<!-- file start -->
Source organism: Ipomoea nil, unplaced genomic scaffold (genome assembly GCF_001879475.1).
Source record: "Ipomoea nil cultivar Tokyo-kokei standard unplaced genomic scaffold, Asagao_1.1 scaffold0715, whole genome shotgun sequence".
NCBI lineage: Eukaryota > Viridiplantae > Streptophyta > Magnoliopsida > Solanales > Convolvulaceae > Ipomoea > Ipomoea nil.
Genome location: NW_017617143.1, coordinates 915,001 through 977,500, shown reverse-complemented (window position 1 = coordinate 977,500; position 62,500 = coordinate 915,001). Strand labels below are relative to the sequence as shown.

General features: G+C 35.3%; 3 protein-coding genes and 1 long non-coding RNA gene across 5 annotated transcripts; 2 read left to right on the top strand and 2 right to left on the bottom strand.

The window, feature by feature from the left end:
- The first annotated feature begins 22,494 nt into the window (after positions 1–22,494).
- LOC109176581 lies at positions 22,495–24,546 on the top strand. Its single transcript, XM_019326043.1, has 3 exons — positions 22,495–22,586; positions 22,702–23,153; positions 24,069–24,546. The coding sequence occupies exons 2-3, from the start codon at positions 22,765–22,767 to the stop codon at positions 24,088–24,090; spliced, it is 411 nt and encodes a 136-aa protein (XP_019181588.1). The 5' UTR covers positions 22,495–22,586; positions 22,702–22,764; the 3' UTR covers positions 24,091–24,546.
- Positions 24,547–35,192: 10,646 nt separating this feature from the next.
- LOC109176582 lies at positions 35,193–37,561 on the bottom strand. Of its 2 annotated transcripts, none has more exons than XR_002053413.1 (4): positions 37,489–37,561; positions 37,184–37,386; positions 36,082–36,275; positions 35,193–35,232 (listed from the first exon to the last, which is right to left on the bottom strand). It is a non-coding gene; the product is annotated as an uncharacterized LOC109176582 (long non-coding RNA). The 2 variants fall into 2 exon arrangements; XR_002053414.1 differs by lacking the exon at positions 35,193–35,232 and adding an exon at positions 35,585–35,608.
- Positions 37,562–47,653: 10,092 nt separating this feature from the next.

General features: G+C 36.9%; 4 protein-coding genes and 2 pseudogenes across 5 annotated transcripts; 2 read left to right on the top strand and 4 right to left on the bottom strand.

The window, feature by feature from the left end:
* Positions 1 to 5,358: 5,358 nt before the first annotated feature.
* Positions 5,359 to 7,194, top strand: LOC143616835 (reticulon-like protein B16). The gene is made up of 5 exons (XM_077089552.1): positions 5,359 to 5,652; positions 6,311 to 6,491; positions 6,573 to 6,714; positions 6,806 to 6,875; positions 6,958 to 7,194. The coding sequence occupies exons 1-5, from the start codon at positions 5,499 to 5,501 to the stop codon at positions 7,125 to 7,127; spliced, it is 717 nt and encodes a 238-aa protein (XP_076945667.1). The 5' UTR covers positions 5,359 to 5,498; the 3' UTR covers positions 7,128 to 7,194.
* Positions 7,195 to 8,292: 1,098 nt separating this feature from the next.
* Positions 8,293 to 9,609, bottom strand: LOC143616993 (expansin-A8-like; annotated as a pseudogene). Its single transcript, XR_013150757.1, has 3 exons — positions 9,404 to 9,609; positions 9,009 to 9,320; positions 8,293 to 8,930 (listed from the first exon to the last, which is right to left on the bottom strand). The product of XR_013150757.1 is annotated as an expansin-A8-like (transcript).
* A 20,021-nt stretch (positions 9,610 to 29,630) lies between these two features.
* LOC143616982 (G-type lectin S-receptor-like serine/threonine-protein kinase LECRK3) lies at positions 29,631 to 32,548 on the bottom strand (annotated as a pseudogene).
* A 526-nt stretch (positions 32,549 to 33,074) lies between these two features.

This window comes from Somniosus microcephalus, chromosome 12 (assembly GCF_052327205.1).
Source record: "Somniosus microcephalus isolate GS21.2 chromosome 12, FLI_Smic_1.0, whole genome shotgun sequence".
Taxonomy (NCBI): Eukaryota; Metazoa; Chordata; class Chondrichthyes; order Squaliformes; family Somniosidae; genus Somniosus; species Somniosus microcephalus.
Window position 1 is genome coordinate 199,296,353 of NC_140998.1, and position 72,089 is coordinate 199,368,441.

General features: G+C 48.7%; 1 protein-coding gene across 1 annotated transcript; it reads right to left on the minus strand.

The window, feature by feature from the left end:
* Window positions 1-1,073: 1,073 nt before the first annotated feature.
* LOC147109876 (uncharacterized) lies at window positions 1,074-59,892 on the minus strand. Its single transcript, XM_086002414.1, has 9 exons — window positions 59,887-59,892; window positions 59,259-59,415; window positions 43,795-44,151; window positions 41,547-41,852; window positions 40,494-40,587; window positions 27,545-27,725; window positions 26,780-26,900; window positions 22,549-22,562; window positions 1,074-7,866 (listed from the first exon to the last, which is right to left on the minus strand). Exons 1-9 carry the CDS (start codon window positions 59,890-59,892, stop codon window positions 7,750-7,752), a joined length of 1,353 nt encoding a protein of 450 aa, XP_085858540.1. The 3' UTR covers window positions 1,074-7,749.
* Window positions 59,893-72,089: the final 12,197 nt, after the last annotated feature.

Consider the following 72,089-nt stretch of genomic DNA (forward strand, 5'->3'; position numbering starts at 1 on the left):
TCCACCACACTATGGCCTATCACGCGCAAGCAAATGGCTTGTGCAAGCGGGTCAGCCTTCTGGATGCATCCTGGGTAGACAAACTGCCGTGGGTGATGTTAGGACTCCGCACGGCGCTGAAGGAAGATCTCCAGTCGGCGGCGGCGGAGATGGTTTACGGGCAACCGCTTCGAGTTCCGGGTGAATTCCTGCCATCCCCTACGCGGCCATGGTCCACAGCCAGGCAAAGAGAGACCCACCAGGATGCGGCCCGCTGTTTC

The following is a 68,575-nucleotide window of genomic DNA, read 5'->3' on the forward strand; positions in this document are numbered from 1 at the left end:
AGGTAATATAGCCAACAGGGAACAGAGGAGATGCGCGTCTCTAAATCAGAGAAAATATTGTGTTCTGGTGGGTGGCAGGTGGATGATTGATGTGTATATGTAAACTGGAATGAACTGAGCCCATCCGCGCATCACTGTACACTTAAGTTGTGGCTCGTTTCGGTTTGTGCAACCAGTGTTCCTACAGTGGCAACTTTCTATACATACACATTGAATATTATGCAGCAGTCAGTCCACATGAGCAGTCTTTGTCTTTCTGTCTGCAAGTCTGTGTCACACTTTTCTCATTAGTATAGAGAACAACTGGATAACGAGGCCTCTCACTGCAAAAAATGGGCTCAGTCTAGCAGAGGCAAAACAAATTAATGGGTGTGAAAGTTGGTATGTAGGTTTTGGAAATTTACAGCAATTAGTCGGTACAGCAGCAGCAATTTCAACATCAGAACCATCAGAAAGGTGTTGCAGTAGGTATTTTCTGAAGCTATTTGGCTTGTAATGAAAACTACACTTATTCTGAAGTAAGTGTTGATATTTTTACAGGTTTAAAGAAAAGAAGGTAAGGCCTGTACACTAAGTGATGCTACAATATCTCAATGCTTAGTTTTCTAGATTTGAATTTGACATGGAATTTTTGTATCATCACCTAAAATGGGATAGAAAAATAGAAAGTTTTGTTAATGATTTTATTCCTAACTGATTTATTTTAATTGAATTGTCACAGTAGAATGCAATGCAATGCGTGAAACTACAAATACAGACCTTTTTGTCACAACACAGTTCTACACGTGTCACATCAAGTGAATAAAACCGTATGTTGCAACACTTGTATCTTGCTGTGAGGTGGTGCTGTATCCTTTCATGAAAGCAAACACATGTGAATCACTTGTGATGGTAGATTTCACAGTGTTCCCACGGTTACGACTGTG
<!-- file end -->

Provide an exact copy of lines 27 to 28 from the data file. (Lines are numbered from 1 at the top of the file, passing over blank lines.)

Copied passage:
* Window positions 1-1,073: 1,073 nt before the first annotated feature.
* LOC147109876 (uncharacterized) lies at window positions 1,074-59,892 on the minus strand. Its single transcript, XM_086002414.1, has 9 exons — window positions 59,887-59,892; window positions 59,259-59,415; window positions 43,795-44,151; window positions 41,547-41,852; window positions 40,494-40,587; window positions 27,545-27,725; window positions 26,780-26,900; window positions 22,549-22,562; window positions 1,074-7,866 (listed from the first exon to the last, which is right to left on the minus strand). Exons 1-9 carry the CDS (start codon window positions 59,890-59,892, stop codon window positions 7,750-7,752), a joined length of 1,353 nt encoding a protein of 450 aa, XP_085858540.1. The 3' UTR covers window positions 1,074-7,749.